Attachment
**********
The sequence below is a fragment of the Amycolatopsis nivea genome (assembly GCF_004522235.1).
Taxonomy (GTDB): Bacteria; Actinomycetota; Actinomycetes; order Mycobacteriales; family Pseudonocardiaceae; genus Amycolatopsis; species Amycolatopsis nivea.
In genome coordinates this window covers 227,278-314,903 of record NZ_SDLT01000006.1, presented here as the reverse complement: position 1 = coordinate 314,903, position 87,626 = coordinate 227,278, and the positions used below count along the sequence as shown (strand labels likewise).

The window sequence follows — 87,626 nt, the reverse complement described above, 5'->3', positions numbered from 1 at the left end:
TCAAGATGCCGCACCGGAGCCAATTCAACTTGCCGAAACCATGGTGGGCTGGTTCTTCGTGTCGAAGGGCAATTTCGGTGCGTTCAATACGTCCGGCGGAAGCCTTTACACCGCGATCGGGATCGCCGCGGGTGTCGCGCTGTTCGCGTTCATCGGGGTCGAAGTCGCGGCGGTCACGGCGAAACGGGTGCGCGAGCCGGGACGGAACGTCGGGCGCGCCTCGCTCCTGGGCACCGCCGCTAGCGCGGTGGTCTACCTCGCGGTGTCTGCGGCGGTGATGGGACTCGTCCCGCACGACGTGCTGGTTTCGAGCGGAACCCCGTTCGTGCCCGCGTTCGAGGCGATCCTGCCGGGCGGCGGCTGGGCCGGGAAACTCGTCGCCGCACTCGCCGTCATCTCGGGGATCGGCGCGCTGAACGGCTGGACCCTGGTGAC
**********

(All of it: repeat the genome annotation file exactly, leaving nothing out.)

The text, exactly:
The sequence below is a fragment of the Amycolatopsis nivea genome (assembly GCF_004522235.1).
Taxonomy (GTDB): Bacteria; Actinomycetota; Actinomycetes; order Mycobacteriales; family Pseudonocardiaceae; genus Amycolatopsis; species Amycolatopsis nivea.
In genome coordinates this window covers 227,278-314,903 of record NZ_SDLT01000006.1, presented here as the reverse complement: position 1 = coordinate 314,903, position 87,626 = coordinate 227,278, and the positions used below count along the sequence as shown (strand labels likewise).

The window sequence follows — 87,626 nt, the reverse complement described above, 5'->3', positions numbered from 1 at the left end:
TCAAGATGCCGCACCGGAGCCAATTCAACTTGCCGAAACCATGGTGGGCTGGTTCTTCGTGTCGAAGGGCAATTTCGGTGCGTTCAATACGTCCGGCGGAAGCCTTTACACCGCGATCGGGATCGCCGCGGGTGTCGCGCTGTTCGCGTTCATCGGGGTCGAAGTCGCGGCGGTCACGGCGAAACGGGTGCGCGAGCCGGGACGGAACGTCGGGCGCGCCTCGCTCCTGGGCACCGCCGCTAGCGCGGTGGTCTACCTCGCGGTGTCTGCGGCGGTGATGGGACTCGTCCCGCACGACGTGCTGGTTTCGAGCGGAACCCCGTTCGTGCCCGCGTTCGAGGCGATCCTGCCGGGCGGCGGCTGGGCCGGGAAACTCGTCGCCGCACTCGCCGTCATCTCGGGGATCGGCGCGCTGAACGGCTGGACCCTGGTGAC